This assumption is perhaps one of the most prevalent but destructive views that prevents many people from exploring Bitcoin and cryptocurrencies further. The usage of an item by a person – no matter how good or bad they are – shouldn’t be a yardstick used to evaluate the item itself. An analogy is when someone uses a knife with a bad intent, does the fault lies with the knife or the person? Obviously, the knife is an integral part of our households, but it can also be a weapon of destruction. Similarly, the revolutionary features of Bitcoin and cryptocurrencies shouldn’t be overlooked just because some bad people are using it.

hate Bitcoin, Bitcoin & Cryptocurrencies, common misunderstandings, why do people hate Bitcoin, 5 common misunderstandings

There is often a misconception that the extreme volatility of cryptocurrencies equates to the entire industry being labeled as a ‘scam’.

Volatility refers to the sharp and sudden changes in prices of an asset. The higher the volatility of an asset is, the riskier it is to invest in.

It’s true that cryptocurrencies are the most volatile investment that you can find. In 2017, the entire cryptocurrency market (indicated by market capitalization) grew by over 4,000% in a span of just a year and thereafter crashed by more than 75% eight months later!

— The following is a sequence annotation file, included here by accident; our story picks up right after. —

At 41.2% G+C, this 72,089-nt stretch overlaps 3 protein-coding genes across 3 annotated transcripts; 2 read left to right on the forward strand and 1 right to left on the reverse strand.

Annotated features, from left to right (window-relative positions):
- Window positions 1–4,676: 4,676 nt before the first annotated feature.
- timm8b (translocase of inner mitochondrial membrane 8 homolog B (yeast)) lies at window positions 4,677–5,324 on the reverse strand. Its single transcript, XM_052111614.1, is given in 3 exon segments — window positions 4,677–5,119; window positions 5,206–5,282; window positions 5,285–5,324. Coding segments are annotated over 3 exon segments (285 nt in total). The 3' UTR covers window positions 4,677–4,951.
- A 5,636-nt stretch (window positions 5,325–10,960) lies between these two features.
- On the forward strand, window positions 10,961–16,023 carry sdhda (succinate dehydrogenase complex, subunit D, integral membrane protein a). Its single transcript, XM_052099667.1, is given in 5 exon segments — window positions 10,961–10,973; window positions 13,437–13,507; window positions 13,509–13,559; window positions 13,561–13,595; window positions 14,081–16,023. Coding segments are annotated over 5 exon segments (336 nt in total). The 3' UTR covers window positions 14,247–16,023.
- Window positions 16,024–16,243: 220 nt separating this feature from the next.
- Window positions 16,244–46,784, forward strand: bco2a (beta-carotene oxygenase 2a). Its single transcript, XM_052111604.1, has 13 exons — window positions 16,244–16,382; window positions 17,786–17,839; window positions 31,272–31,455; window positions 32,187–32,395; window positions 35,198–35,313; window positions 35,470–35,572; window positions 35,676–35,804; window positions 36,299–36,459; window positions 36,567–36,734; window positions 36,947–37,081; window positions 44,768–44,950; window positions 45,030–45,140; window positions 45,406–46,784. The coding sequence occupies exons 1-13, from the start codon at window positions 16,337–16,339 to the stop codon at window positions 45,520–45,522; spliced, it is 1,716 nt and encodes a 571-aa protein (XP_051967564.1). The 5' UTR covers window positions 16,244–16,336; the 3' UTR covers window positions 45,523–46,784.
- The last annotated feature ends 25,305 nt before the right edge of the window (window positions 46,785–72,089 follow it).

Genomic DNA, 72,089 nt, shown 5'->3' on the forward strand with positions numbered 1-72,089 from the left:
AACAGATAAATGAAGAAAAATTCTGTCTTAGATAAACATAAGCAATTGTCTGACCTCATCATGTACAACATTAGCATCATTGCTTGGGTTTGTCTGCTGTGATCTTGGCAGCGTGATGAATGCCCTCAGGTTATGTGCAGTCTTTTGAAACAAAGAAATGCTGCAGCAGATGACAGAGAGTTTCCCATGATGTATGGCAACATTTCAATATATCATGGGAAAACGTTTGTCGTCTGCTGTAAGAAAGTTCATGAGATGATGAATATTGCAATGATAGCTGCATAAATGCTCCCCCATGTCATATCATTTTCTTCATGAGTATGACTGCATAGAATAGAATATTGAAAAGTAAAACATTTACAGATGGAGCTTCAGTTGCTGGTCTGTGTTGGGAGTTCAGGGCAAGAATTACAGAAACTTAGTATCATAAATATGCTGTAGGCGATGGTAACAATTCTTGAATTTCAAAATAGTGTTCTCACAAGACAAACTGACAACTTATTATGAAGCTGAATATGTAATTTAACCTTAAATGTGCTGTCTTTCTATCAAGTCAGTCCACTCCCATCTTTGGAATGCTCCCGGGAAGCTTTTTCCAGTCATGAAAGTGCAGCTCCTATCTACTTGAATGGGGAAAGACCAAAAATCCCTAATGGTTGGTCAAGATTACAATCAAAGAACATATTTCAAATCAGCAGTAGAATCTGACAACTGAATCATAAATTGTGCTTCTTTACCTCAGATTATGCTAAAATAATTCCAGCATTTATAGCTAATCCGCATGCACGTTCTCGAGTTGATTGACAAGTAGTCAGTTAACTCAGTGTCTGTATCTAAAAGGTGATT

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However, it is inaccurate to correlate the volatility of any asset or investment to its credibility. The price volatility of an asset doesn’t have anything to do with the merits of the technology, especially when the asset is backed by an infant tech like cryptocurrencies. The cryptocurrency market is somewhat similar to the dot-com boom back in the 1990s, where the prices of internet stocks grew like crazy. The periods of exponential boom and bust was attributed to the infant technology of the internet; new technologies will always be volatile and high-risk at the start. it is clear that the internet is a revolutionary technology that is omnipresent in our daily lives now. What we’re seeing in the cryptocurrency market is similar to the dot-com period back then.